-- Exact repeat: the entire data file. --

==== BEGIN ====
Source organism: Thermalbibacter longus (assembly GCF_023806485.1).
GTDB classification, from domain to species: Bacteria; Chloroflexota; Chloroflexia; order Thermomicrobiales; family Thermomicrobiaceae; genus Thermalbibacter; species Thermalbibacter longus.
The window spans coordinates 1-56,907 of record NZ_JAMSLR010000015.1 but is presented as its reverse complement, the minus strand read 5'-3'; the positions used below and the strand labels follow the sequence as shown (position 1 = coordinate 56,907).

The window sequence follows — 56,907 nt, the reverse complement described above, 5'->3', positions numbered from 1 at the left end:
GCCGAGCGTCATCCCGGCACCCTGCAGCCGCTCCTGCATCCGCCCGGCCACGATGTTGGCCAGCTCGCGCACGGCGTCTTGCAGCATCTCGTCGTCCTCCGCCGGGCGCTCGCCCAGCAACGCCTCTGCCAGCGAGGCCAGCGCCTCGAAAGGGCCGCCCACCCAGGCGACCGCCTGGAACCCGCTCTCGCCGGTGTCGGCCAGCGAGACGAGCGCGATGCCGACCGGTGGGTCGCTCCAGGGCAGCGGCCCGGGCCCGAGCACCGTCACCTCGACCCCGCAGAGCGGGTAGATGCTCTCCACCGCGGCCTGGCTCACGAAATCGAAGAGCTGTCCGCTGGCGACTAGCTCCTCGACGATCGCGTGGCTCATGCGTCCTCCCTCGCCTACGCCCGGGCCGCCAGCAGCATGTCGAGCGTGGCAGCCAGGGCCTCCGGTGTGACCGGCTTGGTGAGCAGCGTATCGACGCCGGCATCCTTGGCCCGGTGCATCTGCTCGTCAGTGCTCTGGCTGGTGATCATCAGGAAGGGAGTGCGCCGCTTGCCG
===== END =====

Source organism: Thermalbibacter longus (assembly GCF_023806485.1).
GTDB classification, from domain to species: Bacteria; Chloroflexota; Chloroflexia; order Thermomicrobiales; family Thermomicrobiaceae; genus Thermalbibacter; species Thermalbibacter longus.
The window spans coordinates 1-56,907 of record NZ_JAMSLR010000015.1 but is presented as its reverse complement, the minus strand read 5'-3'; the positions used below and the strand labels follow the sequence as shown (position 1 = coordinate 56,907).

The window sequence follows — 56,907 nt, the reverse complement described above, 5'->3', positions numbered from 1 at the left end:
GCCGAGCGTCATCCCGGCACCCTGCAGCCGCTCCTGCATCCGCCCGGCCACGATGTTGGCCAGCTCGCGCACGGCGTCTTGCAGCATCTCGTCGTCCTCCGCCGGGCGCTCGCCCAGCAACGCCTCTGCCAGCGAGGCCAGCGCCTCGAAAGGGCCGCCCACCCAGGCGACCGCCTGGAACCCGCTCTCGCCGGTGTCGGCCAGCGAGACGAGCGCGATGCCGACCGGTGGGTCGCTCCAGGGCAGCGGCCCGGGCCCGAGCACCGTCACCTCGACCCCGCAGAGCGGGTAGATGCTCTCCACCGCGGCCTGGCTCACGAAATCGAAGAGCTGTCCGCTGGCGACTAGCTCCTCGACGATCGCGTGGCTCATGCGTCCTCCCTCGCCTACGCCCGGGCCGCCAGCAGCATGTCGAGCGTGGCAGCCAGGGCCTCCGGTGTGACCGGCTTGGTGAGCAGCGTATCGACGCCGGCATCCTTGGCCCGGTGCATCTGCTCGTCAGTGCTCTGGCTGGTGATCATCAGGAAGGGAGTGCGCCGCTTGCCG